Charleston County Council has given up the idea of renovating the former Charleston Naval Hospital and moving public services there, ending a failed six-year redevelopment plan that's cost taxpayers more than $35 million.

The decision Thursday evening sets the stage for likely demolition of the 10-story building at Rivers and McMillan avenues — the tallest building in North Charleston — and construction of a new county building on that property. The council rejected the idea of completing renovations of the 400,000-square-foot building at an estimated cost of $66 million.

"That would be crazy," said Councilman Herb Sass, a real estate appraiser, after the meeting.

The saga of the Charleston Naval Hospital redevelopment began in 2012, when the federal government decided to sell the 175-bed hospital that once served the Navy base. The city of North Charleston bought the property for $2 million, then negotiated a redevelopment deal with a group of developers that included Donald Trump Jr., President Trump's eldest son.

The developers, known as Chicora Gardens, bought the property from North Charleston for $5 million and in 2014 agreed to renovate three floors of the building and lease the space to the county for 25 years — a deal with an anchor tenant that was crucial to the developers' financing. But the renovation work dragged on, contractors sued over unpaid bills, and the county backed out of the agreement in 2016.

That prompted the developers' main lender to foreclose, the Chicora group declared bankruptcy and sued the county, and Charleston County ended up settling the lawsuit, and taking title to the property, for $33 million last year. Several million has since been spent on maintenance and consultants, according to Council Chairman Vic Rawl.


While council voted 7-1 Thursday to have the county staff prepare options for the property that include demolition and construction, it's not a foregone conclusion that the hospital building will be torn down. The county has been seeking proposals for the property and will be accepting them until Sept. 7.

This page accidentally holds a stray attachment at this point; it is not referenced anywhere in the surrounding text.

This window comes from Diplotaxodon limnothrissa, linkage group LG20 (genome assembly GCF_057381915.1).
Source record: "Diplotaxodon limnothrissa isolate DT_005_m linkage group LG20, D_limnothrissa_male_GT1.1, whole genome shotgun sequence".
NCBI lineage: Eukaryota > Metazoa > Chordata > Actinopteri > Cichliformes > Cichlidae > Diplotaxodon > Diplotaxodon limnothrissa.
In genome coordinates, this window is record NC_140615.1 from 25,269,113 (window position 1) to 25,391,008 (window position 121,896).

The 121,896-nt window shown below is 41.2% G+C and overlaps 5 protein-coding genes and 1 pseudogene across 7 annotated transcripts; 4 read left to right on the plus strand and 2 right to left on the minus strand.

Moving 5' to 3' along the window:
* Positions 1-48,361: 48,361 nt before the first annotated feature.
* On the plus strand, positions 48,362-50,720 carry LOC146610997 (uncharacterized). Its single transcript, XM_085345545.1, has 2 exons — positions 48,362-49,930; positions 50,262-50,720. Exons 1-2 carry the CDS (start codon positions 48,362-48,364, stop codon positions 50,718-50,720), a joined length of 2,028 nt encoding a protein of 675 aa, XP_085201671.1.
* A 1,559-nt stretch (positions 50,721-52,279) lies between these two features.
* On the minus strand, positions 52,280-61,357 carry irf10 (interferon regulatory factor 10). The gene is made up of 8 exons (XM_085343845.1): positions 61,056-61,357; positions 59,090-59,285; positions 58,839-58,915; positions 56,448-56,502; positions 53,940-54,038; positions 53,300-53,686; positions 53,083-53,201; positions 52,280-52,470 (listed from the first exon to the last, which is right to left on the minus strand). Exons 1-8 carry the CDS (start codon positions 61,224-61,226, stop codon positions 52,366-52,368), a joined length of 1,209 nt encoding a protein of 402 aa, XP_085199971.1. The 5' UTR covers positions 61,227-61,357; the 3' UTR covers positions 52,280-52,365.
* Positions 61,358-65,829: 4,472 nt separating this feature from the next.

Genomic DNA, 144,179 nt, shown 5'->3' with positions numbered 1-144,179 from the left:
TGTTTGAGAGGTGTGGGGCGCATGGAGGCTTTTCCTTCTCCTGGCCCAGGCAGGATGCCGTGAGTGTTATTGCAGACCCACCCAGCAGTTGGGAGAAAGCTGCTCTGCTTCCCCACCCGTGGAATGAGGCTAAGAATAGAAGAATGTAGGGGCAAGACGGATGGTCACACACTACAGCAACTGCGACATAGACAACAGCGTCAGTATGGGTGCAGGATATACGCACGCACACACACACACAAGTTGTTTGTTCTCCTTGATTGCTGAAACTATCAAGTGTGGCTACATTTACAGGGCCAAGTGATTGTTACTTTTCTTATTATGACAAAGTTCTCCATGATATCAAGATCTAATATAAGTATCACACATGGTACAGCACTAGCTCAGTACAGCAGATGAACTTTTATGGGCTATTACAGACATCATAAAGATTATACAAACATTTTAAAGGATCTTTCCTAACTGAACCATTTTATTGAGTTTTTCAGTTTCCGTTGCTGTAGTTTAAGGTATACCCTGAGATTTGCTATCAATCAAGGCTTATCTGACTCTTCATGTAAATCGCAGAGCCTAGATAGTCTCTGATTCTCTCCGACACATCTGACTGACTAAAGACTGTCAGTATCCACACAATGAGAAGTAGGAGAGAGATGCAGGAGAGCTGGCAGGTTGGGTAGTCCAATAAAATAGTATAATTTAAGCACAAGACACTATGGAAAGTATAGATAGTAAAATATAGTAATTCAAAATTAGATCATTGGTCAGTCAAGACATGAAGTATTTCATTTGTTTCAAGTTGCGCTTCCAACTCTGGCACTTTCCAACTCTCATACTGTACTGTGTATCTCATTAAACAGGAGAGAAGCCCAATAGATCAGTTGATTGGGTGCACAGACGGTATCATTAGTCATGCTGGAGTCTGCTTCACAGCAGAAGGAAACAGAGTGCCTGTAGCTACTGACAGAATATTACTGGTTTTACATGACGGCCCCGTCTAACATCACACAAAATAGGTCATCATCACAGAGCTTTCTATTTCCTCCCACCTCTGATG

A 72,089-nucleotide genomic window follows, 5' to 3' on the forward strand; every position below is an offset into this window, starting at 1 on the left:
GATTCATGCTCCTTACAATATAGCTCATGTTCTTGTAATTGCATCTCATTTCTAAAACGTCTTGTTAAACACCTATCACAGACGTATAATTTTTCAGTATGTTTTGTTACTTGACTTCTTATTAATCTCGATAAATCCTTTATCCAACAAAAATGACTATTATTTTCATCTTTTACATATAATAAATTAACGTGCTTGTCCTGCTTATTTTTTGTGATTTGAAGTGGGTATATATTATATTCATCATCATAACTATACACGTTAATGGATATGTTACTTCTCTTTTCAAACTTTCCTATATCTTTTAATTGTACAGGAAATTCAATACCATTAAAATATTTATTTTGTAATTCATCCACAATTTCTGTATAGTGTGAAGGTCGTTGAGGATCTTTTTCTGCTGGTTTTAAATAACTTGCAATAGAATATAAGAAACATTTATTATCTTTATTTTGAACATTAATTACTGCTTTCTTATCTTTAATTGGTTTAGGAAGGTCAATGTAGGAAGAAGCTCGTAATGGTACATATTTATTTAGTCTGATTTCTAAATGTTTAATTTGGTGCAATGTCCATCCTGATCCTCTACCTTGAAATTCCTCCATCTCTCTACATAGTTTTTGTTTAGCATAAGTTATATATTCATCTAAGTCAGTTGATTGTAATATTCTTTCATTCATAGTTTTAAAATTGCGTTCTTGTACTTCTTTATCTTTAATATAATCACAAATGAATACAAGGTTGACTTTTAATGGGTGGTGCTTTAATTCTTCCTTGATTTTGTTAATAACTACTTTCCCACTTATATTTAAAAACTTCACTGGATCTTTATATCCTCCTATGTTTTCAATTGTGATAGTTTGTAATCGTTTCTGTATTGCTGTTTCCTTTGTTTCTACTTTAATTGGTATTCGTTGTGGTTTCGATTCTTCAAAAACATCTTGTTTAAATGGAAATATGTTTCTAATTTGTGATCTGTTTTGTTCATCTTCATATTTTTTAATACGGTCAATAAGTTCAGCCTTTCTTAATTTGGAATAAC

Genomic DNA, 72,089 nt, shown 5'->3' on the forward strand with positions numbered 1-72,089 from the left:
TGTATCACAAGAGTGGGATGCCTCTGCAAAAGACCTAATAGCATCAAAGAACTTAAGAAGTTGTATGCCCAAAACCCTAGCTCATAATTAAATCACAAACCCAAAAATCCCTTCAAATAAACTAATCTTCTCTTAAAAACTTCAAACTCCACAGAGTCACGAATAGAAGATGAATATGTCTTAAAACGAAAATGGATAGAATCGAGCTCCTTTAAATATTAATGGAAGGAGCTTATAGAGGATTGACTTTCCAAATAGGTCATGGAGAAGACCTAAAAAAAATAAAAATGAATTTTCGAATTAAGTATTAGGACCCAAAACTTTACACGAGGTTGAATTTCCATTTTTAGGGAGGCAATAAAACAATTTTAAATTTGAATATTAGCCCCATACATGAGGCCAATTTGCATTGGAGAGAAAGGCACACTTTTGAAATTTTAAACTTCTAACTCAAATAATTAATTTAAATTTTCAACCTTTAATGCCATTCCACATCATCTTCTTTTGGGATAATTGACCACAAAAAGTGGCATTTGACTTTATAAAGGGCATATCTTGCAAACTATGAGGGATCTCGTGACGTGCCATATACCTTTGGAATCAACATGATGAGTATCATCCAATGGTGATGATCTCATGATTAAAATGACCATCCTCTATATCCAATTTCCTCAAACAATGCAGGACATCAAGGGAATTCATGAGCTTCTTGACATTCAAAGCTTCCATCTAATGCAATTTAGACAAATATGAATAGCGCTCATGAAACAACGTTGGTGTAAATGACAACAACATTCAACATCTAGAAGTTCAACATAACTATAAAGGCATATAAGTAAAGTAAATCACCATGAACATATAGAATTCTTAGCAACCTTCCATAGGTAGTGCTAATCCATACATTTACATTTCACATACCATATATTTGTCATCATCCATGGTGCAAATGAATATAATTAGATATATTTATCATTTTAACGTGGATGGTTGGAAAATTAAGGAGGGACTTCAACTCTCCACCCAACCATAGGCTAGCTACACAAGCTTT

The site is large enough that the county could potentially sell the hospital building and still have enough land to construct new county offices on the property. The site includes a 900-space parking lot, long-unused tennis and basketball courts, and a 71-room former military barracks.

INSIDE SECONDARY barracks Naval Hospital.jpg (copy)

The former Charleston Naval Hospital property owned by Charleston County, includes a vacant 3-story building at McMillan and Spruill avenues that once served as a barracks. Wade Spees/Staff/File

Councilman Teddie Pryor, who made the motion, said he expects that either the hospital or the barracks building will be demolished. Pryor, a North Charleston employee tasked with improving the south end of the city where the hospital property is located, has long advocated putting county services there to help the community.

Councilman Dickie Schweers said it didn't make sense to attempt a costly renovation of a building with far more space than the county needs. A new county building on that property could be up to 150,000 square feet, and no cost estimate has been made public.

In fact, little about the County Council's decision Thursday was made public. Council members and consultants from 11 different companies met for two hours in private before the council reconvened and, without discussion or explanation, approved Pryor's "demolition and construction" motion.

Councilman Joe Qualey cast the lone "no" vote, and Henry Darby was absent.

Rawl said more details about what went into the council's decision will be made public "as soon as we're able to give the full story."

He said council members needed to meet with consultants behind closed doors because sensitive pricing and contractual details were being discussed, at a time when the county is still soliciting offers for the property. The 11 consulting companies have been working for the county for months to develop options and solid information about the condition of the hospital building.

"Right or wrong, nobody can complain that we didn't do our due diligence," Rawl said.

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Reach David Slade at 843-937-5552. Follow him on Twitter @DSladeNews.

David Slade is a senior Post and Courier reporter. His work has been honored nationally by Society of Professional Journalists, American Society of Newspaper Editors, Scripps foundation and others. Reach him at 843-937-5552 or

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